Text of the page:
2
$\begingroup$

I am currently in the process of creating a recommender system. This recommender system works with a neural network and then searches for the closest neighbors and thus gives recommendations for a user. The data is implicit. I only have in the data which products a user has bought.On the basis of this data, I create the recommendations.

  • What are the best metrics to evaluate this recommender system with implicit data?

  • Can I evaluate the model and then the search algorithm? If so, are the metrics different? Which metrics do I have to use for what?

$\endgroup$
0
$\begingroup$

There are two major types of evaluation - online and offline.

Online evaluation means showing the model's predictions to actual users. Since the goal of a recommender system to sell more products, the best overall best metric for a recommender system is increasing sales to actual users. This is best done by putting the model in production and A/B test if the model increase sales. This approach is not always possible given the limited resources (time or access to a production system).

Offline evaluation means simulating online evaluation by holding out existing data to evaluate the model.

If possible, split the data based on time. Train the model on the earlier data. Test the model on the later data. For a given pairing of product and user, the model will predict buy or not buy (binary classifier). The model can be evaluated as any binary classifier. For given domain, precision or recall may be more important.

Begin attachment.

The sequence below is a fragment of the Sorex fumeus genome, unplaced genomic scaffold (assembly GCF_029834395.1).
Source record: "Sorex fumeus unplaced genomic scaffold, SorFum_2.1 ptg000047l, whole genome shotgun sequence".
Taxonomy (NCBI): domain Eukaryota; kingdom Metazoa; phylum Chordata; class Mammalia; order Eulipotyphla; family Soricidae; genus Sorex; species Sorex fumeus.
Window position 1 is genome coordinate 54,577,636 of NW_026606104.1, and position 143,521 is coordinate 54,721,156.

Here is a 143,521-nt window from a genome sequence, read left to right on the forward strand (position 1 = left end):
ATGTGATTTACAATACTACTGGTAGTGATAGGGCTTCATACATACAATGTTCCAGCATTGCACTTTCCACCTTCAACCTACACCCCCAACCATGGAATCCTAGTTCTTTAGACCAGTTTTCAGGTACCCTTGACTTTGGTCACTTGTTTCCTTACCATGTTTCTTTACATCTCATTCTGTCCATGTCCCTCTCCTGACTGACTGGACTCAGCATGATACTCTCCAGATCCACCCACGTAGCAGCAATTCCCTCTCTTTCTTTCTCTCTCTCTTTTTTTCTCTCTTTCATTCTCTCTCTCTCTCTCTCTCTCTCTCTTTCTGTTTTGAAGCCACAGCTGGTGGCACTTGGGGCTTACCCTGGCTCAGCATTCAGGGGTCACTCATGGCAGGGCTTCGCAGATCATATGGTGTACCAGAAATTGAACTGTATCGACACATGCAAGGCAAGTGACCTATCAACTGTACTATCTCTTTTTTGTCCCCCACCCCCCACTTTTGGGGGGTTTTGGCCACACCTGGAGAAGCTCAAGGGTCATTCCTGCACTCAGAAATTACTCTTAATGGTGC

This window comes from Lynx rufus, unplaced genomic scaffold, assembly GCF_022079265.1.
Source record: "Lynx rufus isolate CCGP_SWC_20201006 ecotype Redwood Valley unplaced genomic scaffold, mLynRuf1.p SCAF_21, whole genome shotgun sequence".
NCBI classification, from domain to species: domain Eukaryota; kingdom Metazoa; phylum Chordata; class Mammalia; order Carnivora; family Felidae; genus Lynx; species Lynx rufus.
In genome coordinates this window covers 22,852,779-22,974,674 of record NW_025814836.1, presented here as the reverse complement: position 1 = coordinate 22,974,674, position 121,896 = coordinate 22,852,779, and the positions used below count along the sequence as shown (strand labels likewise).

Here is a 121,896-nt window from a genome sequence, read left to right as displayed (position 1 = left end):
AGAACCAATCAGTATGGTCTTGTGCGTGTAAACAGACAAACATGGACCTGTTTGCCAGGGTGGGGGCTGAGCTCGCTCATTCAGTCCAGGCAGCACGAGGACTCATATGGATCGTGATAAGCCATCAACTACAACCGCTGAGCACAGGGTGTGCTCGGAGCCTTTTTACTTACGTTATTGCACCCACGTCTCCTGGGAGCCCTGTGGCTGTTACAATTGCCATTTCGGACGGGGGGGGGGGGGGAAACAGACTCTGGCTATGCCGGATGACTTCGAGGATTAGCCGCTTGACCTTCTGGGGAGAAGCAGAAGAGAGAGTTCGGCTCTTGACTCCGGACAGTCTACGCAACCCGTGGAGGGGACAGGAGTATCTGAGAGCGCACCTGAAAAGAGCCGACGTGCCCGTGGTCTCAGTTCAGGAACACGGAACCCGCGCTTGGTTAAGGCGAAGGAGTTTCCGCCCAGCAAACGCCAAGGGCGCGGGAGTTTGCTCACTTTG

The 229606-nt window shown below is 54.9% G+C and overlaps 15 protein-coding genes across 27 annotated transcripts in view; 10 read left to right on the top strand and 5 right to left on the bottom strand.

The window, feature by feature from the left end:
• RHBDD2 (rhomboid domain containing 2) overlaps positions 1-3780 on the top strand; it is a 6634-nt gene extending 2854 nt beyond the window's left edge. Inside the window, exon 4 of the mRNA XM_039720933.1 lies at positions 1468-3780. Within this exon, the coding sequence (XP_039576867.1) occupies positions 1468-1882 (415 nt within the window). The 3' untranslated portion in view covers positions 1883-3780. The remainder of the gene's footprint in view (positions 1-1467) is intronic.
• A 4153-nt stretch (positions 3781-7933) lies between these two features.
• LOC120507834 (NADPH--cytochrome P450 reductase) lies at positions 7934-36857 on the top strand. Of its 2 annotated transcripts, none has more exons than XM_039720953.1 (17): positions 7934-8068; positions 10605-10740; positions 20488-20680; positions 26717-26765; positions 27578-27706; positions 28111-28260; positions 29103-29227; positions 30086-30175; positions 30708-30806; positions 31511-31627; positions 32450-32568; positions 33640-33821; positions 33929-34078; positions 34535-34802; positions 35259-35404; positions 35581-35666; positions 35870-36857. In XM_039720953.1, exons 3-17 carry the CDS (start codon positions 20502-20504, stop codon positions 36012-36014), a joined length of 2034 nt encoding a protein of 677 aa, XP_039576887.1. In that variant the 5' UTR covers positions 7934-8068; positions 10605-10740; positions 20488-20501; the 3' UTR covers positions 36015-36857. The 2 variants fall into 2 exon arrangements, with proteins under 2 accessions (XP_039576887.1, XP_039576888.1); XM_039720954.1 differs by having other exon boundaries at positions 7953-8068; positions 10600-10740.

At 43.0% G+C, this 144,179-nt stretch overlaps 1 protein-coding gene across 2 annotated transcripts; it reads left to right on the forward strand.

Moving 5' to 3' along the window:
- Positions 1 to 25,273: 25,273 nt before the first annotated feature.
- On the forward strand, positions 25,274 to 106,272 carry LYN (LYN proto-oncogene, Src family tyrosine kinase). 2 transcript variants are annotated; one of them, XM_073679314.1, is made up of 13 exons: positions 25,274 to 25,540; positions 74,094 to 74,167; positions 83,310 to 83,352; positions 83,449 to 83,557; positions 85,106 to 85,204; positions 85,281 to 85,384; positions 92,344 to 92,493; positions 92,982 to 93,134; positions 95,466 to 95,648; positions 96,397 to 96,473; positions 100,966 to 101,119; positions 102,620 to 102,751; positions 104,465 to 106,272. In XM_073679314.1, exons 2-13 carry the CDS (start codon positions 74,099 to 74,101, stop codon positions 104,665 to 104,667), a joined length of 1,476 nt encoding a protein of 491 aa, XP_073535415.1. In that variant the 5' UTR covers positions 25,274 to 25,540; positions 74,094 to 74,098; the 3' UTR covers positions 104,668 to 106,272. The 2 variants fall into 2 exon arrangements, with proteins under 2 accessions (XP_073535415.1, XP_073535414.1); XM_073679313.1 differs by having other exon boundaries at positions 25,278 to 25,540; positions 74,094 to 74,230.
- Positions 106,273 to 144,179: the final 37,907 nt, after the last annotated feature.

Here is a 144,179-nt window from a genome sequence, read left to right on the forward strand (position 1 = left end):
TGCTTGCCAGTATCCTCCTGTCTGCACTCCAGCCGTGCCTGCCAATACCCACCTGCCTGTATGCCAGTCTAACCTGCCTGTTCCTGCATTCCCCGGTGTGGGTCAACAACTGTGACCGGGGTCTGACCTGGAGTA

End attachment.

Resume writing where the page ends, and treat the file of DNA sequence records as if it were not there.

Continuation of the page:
However, this is not often times possible because time data many not be tracked or product-user pairs maybe sparse. If time is not tracked, the data may be split randomly to simulate time. If product-user pairs are sparse, product-user pairs are clustered along latent factors.

$\endgroup$
0
$\begingroup$

Offline evaluation is very tricky due to all kind of bias. The most prominent type of bias is position bias. I recommend the following paper (https://arxiv.org/pdf/1608.04468.pdf), which contains metrics I have used myself for monitoring and developement of recommendors for a large sport fashion company. The idea is to apply a counter-factual approach to unbias your estimators with the inverse propensity of the documents.

For example, take the sum of the ranks of the relevant results: enter image description here

As you are using implicity feedback for the relance r_i, it is expected that items y that were ranked higher for some query x. There is therefore an implicit probability of observation of an item given position. This probability can be used to reweight the metric as follows:

enter image description here

It can be shown that this estimator is unbiased as well. The same trick can be used for any metric you wish, NDCG, MAP etc... You can also apply for counter-factual estimation of Key Performance Indices, such as expected conversion, click-through rate, add to cart etc...

Unfortunately, one of the issues with such estimators is that they are known to have a large variance due to the weighting factor. I recommend this paper for explanation (https://arxiv.org/pdf/1801.07030.pdf)

$\endgroup$

Your Answer

By clicking “Post Your Answer”, you agree to our terms of service, privacy policy and cookie policy